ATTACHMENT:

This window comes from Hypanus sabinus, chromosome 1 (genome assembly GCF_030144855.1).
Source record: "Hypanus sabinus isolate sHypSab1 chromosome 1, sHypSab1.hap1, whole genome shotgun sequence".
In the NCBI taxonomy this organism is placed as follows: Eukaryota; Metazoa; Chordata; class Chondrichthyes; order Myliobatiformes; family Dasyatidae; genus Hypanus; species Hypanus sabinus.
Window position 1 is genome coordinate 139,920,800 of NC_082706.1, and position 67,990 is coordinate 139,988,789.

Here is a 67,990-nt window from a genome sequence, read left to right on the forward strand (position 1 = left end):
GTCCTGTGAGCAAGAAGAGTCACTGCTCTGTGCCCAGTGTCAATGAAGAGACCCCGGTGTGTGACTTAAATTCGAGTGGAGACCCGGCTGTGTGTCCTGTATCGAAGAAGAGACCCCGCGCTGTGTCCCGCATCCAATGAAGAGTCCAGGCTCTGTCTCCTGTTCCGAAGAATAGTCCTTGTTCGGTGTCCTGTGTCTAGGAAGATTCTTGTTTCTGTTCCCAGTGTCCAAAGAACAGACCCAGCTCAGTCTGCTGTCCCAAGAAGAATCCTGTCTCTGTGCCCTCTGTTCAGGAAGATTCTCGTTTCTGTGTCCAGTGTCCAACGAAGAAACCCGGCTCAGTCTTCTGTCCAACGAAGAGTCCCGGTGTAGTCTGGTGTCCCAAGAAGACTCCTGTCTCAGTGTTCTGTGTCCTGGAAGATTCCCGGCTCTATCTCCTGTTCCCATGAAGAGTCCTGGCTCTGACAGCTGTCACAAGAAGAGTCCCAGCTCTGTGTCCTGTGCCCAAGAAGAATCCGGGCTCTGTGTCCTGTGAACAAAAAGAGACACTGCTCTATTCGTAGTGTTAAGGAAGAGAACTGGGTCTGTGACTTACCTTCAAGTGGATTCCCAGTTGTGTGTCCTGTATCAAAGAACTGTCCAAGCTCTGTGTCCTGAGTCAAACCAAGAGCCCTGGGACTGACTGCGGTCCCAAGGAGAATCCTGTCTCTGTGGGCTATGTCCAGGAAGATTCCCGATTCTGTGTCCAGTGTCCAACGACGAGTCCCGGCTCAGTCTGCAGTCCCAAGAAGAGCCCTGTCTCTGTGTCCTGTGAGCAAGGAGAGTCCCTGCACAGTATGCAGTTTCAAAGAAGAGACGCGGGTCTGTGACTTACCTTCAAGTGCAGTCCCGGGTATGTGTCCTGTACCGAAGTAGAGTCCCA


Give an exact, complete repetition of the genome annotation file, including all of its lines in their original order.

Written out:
This window comes from Hypanus sabinus, chromosome 1 (genome assembly GCF_030144855.1).
Source record: "Hypanus sabinus isolate sHypSab1 chromosome 1, sHypSab1.hap1, whole genome shotgun sequence".
In the NCBI taxonomy this organism is placed as follows: Eukaryota; Metazoa; Chordata; class Chondrichthyes; order Myliobatiformes; family Dasyatidae; genus Hypanus; species Hypanus sabinus.
Window position 1 is genome coordinate 139,920,800 of NC_082706.1, and position 67,990 is coordinate 139,988,789.

Here is a 67,990-nt window from a genome sequence, read left to right on the forward strand (position 1 = left end):
GTCCTGTGAGCAAGAAGAGTCACTGCTCTGTGCCCAGTGTCAATGAAGAGACCCCGGTGTGTGACTTAAATTCGAGTGGAGACCCGGCTGTGTGTCCTGTATCGAAGAAGAGACCCCGCGCTGTGTCCCGCATCCAATGAAGAGTCCAGGCTCTGTCTCCTGTTCCGAAGAATAGTCCTTGTTCGGTGTCCTGTGTCTAGGAAGATTCTTGTTTCTGTTCCCAGTGTCCAAAGAACAGACCCAGCTCAGTCTGCTGTCCCAAGAAGAATCCTGTCTCTGTGCCCTCTGTTCAGGAAGATTCTCGTTTCTGTGTCCAGTGTCCAACGAAGAAACCCGGCTCAGTCTTCTGTCCAACGAAGAGTCCCGGTGTAGTCTGGTGTCCCAAGAAGACTCCTGTCTCAGTGTTCTGTGTCCTGGAAGATTCCCGGCTCTATCTCCTGTTCCCATGAAGAGTCCTGGCTCTGACAGCTGTCACAAGAAGAGTCCCAGCTCTGTGTCCTGTGCCCAAGAAGAATCCGGGCTCTGTGTCCTGTGAACAAAAAGAGACACTGCTCTATTCGTAGTGTTAAGGAAGAGAACTGGGTCTGTGACTTACCTTCAAGTGGATTCCCAGTTGTGTGTCCTGTATCAAAGAACTGTCCAAGCTCTGTGTCCTGAGTCAAACCAAGAGCCCTGGGACTGACTGCGGTCCCAAGGAGAATCCTGTCTCTGTGGGCTATGTCCAGGAAGATTCCCGATTCTGTGTCCAGTGTCCAACGACGAGTCCCGGCTCAGTCTGCAGTCCCAAGAAGAGCCCTGTCTCTGTGTCCTGTGAGCAAGGAGAGTCCCTGCACAGTATGCAGTTTCAAAGAAGAGACGCGGGTCTGTGACTTACCTTCAAGTGCAGTCCCGGGTATGTGTCCTGTACCGAAGTAGAGTCCCA